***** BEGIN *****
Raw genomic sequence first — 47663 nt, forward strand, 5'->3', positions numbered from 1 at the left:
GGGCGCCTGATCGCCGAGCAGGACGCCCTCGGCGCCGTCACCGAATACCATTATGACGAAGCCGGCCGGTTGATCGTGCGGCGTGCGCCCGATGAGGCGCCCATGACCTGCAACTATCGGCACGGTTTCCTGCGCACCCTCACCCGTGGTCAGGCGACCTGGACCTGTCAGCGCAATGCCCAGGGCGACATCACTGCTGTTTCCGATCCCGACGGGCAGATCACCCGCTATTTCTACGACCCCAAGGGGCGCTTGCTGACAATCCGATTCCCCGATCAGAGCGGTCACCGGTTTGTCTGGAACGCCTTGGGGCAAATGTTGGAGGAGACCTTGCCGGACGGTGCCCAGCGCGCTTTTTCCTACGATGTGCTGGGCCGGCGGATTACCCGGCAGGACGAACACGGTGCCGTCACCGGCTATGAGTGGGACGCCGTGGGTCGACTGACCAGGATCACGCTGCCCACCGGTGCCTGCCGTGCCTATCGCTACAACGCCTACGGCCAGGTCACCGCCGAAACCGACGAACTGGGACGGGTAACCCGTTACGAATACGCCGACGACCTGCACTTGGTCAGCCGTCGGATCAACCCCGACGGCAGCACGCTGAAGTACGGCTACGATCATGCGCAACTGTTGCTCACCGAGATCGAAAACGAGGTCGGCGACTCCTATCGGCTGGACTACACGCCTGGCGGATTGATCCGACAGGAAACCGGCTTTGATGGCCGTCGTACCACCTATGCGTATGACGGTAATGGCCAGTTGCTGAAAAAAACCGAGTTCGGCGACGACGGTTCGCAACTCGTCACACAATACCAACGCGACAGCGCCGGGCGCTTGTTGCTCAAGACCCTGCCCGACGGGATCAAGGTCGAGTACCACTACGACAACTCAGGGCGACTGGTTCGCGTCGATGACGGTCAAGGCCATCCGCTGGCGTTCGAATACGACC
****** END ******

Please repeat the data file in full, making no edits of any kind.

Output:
Raw genomic sequence first — 47663 nt, forward strand, 5'->3', positions numbered from 1 at the left:
GGGCGCCTGATCGCCGAGCAGGACGCCCTCGGCGCCGTCACCGAATACCATTATGACGAAGCCGGCCGGTTGATCGTGCGGCGTGCGCCCGATGAGGCGCCCATGACCTGCAACTATCGGCACGGTTTCCTGCGCACCCTCACCCGTGGTCAGGCGACCTGGACCTGTCAGCGCAATGCCCAGGGCGACATCACTGCTGTTTCCGATCCCGACGGGCAGATCACCCGCTATTTCTACGACCCCAAGGGGCGCTTGCTGACAATCCGATTCCCCGATCAGAGCGGTCACCGGTTTGTCTGGAACGCCTTGGGGCAAATGTTGGAGGAGACCTTGCCGGACGGTGCCCAGCGCGCTTTTTCCTACGATGTGCTGGGCCGGCGGATTACCCGGCAGGACGAACACGGTGCCGTCACCGGCTATGAGTGGGACGCCGTGGGTCGACTGACCAGGATCACGCTGCCCACCGGTGCCTGCCGTGCCTATCGCTACAACGCCTACGGCCAGGTCACCGCCGAAACCGACGAACTGGGACGGGTAACCCGTTACGAATACGCCGACGACCTGCACTTGGTCAGCCGTCGGATCAACCCCGACGGCAGCACGCTGAAGTACGGCTACGATCATGCGCAACTGTTGCTCACCGAGATCGAAAACGAGGTCGGCGACTCCTATCGGCTGGACTACACGCCTGGCGGATTGATCCGACAGGAAACCGGCTTTGATGGCCGTCGTACCACCTATGCGTATGACGGTAATGGCCAGTTGCTGAAAAAAACCGAGTTCGGCGACGACGGTTCGCAACTCGTCACACAATACCAACGCGACAGCGCCGGGCGCTTGTTGCTCAAGACCCTGCCCGACGGGATCAAGGTCGAGTACCACTACGACAACTCAGGGCGACTGGTTCGCGTCGATGACGGTCAAGGCCATCCGCTGGCGTTCGAATACGACC